As pretty as Lake Chapala is, after about thirty minutes wandering along the shore and taking photos, we were ready to go. The main boardwalk area was pleasant, but there just wasn’t much else to the town, so we got back in the car and continued on to Ajijic.
Here’s the thing about Ajijic: it’s super colorful and super cute. It has a lot of restaurants (some expensive and aimed at gringos, some very affordable and clearly catering to locals), lots of little boutiques, a real estate office on every block, and a beautiful central square that is surrounded by lush flowers and vendors selling ethnic jewelry and fresh berries. Sure the lake still smells as off-putting here as it did in Chapala, but I suppose that is to be expected. It’s not hard to see why so many gringos love it here.
However, it soon became clear to us why there aren’t tons of blog posts or pages upon pages in guidebooks singing Ajijic’s praises. As charming as the town is, it just doesn’t have very much for day trippers to do. Because we have little-to-no-interest in shopping, we instead spent several hours wandering the streets of Ajijic, taking pictures of the colorful buildings and beautiful doors on the houses. That really made up the bulk of our time there. Granted, we did see some really pretty doors, but we need a little bit more from a destination than that.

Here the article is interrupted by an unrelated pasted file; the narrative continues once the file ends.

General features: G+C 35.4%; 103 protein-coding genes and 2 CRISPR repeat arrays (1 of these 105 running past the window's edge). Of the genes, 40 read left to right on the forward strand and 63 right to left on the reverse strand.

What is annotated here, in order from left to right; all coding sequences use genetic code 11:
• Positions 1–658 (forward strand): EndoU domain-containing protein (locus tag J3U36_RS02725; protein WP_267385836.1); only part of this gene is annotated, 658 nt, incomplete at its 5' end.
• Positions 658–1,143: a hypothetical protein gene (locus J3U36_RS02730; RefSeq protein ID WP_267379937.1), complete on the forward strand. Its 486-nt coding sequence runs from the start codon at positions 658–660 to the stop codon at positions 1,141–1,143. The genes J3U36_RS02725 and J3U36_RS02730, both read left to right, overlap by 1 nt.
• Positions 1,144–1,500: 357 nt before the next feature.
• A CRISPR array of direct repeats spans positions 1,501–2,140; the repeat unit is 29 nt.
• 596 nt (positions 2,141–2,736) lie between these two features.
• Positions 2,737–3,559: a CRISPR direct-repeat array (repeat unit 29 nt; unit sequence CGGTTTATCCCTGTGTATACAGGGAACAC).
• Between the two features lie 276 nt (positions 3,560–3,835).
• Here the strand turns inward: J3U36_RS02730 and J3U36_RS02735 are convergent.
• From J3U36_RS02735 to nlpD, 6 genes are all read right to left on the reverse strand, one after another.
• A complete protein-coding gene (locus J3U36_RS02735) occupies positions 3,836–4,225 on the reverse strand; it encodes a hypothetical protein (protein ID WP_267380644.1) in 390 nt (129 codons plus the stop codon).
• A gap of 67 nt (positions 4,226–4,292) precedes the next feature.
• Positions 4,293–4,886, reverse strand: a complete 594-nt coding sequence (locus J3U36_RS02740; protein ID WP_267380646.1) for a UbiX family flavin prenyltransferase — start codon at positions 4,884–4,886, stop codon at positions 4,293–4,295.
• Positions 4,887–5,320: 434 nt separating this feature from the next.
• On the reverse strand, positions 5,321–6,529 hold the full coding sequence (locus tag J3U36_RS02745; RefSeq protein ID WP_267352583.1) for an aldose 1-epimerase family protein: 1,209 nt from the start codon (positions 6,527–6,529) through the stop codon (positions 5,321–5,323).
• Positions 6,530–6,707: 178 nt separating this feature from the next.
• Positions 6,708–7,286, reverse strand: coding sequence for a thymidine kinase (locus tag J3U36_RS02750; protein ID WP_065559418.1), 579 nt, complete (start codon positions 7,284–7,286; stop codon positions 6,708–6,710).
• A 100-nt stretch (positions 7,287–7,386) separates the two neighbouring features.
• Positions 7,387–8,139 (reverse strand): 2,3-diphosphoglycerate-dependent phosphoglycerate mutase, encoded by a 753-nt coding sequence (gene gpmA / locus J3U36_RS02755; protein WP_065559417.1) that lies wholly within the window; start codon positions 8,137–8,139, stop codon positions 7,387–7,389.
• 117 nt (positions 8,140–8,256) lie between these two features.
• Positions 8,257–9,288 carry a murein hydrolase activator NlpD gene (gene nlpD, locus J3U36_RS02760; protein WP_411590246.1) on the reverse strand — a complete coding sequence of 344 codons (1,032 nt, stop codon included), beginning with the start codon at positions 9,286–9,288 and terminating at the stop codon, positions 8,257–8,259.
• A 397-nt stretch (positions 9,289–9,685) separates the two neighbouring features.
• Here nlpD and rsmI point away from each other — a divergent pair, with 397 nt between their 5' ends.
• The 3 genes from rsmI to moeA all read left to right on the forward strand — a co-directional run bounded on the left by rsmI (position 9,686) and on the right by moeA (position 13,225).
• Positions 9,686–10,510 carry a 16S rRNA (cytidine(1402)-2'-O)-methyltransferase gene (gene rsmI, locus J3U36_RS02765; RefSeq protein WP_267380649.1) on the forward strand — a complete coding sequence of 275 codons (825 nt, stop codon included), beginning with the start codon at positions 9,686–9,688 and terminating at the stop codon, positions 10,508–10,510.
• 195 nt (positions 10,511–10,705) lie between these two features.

I hesitate to say Ajijic is Podunk—we walked past a “dildoria” (and yes, that is exactly the kind of shop you think it is…) during our rambles!—and it clearly has a passionate and vibrant group of expats who just love it there. At one of the restaurants where we had lunch, we overheard the community orchestra practicing… unfortunately, they weren’t very good, but it was more proof that if you were to ensconce yourself there that there would be groups and organizations to keep you busy. You just know they’ve got a slamming Bridge club that meets weekly…
(I’m kidding! Or am I?)
From a cultural perspective, Ajijic is an interesting experiment, I think. Although there is a clear gringo presence, it hasn’t completely obliterated the original grassroots Mexican vibe of that town. It does exhibit a blend of blend of cultures—we saw plenty of Mexicans out strolling with their families amidst the gringos—and there is a hum of energy there that is still distinctly Mexican. At its core, it still feels like a sleepy town that shuts up shop around 5 or 6 (probably because most inhabitants are rushing off to early-bird dinners!), and doesn’t even bother getting out of bed on Sundays.
As a diversion from big city life, Ajijic was a nice change of pace. But we are big city people through and through, so an afternoon there was more than enough for us; we both agreed that even though we weren’t expecting a wild and raucous party haven a month-long stint there would likely drive us crazy with boredom if the utter lack of street food didn’t push us over the edge first.
Perhaps the retired life is just not for us, or perhaps we’ll just need another 30 years before it truly appeals. For now, the world of line dancing and shuffleboard—even somewhere as picture perfect as Ajijic—will just have to wait!
Tell Us: Do you love big cities too, or does Ajijic look like heaven on earth to you? What would be a deal-breaker for you in considering a move to a new place?